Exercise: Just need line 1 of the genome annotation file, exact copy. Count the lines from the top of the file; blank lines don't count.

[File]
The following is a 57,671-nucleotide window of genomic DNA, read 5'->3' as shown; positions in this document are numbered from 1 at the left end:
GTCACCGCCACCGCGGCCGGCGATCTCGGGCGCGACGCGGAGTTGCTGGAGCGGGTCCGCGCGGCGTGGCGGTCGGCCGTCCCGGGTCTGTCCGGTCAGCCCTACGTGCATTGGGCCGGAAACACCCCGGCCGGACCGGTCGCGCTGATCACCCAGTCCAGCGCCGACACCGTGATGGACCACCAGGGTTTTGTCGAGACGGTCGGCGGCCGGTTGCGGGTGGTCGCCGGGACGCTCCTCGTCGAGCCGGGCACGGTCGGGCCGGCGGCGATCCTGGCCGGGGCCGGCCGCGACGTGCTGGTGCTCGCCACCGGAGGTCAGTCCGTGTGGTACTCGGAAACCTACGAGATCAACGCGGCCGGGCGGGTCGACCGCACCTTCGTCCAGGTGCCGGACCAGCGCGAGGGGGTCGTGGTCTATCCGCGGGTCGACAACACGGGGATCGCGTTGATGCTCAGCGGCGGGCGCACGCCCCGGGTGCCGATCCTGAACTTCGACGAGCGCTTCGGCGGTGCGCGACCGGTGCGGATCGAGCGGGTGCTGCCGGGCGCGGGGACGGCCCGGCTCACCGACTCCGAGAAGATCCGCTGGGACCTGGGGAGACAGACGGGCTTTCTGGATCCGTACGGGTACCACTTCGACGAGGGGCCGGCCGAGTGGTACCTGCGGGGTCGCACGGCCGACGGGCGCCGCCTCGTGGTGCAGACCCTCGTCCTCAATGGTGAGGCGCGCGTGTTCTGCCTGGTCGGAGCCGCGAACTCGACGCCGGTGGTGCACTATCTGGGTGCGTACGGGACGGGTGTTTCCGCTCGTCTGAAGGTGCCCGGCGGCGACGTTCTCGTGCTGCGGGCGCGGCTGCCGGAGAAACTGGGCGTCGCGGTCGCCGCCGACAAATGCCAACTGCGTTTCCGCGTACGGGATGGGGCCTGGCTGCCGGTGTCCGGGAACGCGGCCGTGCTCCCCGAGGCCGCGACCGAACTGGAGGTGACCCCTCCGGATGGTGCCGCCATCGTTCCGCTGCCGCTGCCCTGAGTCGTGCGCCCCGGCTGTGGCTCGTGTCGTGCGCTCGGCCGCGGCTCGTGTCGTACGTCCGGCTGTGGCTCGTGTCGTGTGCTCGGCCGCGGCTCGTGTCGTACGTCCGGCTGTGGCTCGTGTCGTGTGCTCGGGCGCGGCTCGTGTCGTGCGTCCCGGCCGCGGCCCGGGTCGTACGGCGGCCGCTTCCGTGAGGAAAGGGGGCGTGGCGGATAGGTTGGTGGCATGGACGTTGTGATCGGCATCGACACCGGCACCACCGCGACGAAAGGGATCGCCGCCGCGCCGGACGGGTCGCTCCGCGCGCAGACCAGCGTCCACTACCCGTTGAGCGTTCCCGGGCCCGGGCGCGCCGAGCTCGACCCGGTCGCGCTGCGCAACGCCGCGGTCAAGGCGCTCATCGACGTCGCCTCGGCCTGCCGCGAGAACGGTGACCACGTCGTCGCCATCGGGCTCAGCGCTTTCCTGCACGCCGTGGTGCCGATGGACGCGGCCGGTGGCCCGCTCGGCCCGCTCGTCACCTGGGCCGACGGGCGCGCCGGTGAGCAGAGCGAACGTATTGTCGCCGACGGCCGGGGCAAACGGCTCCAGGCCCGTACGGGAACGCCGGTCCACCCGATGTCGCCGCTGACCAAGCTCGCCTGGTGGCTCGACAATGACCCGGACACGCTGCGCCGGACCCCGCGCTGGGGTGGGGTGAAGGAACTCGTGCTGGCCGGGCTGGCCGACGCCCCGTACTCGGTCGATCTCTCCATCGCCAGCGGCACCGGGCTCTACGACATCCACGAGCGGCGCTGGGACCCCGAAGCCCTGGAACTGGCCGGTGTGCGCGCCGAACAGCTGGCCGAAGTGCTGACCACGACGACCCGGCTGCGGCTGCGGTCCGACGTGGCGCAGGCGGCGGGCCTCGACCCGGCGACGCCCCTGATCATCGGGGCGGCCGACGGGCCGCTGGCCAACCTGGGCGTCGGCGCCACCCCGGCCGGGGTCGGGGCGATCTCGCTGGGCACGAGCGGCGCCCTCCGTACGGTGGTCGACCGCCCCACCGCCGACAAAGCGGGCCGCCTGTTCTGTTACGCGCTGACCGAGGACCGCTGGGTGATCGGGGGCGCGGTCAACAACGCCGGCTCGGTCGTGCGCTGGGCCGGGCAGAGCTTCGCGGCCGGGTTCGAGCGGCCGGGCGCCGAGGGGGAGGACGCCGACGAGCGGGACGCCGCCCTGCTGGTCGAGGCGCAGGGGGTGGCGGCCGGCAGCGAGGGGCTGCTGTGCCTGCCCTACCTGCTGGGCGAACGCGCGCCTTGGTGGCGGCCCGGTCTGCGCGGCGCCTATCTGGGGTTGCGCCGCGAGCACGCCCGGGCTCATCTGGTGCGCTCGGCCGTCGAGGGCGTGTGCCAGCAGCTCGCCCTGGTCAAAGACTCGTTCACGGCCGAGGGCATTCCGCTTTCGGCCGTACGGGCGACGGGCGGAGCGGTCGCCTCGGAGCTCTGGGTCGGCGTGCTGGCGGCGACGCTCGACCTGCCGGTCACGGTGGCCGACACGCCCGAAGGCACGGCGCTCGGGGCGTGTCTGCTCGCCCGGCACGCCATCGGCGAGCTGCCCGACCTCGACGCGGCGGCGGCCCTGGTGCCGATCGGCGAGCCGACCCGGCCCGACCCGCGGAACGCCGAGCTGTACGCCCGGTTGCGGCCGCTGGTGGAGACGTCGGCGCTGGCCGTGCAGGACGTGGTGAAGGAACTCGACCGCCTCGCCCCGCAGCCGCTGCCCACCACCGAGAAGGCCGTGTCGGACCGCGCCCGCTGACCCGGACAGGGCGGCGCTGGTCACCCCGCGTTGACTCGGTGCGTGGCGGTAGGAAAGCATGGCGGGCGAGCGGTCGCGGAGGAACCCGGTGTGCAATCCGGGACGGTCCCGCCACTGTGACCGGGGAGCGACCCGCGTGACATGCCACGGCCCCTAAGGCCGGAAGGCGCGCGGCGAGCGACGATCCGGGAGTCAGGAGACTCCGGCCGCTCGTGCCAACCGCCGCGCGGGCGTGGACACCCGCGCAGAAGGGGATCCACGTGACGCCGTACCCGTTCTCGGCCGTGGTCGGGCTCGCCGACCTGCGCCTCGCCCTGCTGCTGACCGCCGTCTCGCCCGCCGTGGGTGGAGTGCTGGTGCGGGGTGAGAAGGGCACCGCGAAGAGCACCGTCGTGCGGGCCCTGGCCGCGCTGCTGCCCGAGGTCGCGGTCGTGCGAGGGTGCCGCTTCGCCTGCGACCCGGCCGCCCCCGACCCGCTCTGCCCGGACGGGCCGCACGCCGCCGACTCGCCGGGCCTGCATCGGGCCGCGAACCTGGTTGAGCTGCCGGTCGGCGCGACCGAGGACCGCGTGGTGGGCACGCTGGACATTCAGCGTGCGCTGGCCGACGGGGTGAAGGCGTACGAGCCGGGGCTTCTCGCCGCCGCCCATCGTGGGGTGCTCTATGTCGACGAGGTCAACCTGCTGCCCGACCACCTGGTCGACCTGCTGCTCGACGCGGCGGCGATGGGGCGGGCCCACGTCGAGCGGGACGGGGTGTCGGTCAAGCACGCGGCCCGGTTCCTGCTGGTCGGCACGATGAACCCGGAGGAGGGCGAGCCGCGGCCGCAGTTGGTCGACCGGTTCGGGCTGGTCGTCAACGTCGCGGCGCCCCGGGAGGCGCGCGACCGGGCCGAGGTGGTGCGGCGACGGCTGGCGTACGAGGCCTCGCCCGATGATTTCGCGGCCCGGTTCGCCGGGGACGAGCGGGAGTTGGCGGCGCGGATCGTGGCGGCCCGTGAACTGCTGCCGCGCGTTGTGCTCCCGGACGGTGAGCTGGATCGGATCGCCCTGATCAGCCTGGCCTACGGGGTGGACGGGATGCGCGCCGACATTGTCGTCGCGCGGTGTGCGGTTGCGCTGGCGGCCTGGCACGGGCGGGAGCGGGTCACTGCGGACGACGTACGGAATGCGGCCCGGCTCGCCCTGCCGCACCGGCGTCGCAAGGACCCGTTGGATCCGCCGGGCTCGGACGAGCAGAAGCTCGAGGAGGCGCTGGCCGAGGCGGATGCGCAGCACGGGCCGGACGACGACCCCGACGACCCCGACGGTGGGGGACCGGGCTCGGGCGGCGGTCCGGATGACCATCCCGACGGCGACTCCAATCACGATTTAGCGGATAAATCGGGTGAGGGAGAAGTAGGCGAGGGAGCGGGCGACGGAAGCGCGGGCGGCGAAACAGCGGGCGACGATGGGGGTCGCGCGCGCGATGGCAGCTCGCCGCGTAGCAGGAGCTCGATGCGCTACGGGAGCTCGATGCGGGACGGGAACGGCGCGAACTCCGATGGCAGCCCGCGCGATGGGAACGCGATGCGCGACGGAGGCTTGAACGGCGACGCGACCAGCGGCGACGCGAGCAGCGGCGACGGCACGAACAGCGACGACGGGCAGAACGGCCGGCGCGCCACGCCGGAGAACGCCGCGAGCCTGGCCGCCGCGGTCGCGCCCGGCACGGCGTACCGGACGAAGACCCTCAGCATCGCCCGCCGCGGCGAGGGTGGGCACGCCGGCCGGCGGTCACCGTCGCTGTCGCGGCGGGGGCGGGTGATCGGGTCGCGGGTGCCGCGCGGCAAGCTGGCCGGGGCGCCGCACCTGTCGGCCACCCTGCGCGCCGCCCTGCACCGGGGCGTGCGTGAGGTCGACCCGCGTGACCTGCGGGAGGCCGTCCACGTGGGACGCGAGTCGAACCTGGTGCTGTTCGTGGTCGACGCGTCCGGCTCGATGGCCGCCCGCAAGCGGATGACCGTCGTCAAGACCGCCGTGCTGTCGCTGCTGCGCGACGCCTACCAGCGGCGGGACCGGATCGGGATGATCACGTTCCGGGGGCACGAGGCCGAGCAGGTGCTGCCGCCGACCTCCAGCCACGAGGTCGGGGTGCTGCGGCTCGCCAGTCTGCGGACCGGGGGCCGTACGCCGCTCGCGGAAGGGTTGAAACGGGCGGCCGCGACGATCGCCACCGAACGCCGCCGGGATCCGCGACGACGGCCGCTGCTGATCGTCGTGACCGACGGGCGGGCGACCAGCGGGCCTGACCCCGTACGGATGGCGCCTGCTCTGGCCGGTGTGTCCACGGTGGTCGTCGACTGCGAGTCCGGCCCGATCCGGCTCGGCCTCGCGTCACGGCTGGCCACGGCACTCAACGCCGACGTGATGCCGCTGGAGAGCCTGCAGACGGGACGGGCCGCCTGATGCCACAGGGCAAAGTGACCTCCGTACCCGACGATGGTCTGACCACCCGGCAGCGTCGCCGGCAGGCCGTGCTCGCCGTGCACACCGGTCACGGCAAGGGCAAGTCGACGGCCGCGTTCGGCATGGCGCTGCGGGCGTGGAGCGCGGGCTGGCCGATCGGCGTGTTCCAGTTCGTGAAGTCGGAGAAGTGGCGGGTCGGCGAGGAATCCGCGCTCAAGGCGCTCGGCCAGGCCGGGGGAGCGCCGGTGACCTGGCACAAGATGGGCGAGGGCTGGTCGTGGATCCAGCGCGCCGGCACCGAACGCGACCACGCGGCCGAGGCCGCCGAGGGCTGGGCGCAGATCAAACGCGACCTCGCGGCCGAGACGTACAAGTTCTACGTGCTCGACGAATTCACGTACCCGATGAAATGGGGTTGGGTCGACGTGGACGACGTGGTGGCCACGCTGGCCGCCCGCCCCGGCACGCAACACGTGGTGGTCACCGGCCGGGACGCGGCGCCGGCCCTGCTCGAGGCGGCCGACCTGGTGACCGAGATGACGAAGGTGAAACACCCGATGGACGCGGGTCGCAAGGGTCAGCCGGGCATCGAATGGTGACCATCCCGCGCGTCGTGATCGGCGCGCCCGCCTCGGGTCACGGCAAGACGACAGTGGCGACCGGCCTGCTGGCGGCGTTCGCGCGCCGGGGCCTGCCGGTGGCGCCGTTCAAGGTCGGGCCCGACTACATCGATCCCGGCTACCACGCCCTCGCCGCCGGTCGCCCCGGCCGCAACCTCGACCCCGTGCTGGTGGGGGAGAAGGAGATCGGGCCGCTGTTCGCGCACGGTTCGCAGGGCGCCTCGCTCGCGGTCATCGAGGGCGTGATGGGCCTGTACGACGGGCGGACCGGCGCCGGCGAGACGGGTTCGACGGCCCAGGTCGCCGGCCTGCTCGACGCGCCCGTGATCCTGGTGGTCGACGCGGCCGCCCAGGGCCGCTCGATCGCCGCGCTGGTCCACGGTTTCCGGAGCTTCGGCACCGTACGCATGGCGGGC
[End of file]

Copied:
The following is a 57,671-nucleotide window of genomic DNA, read 5'->3' as shown; positions in this document are numbered from 1 at the left end: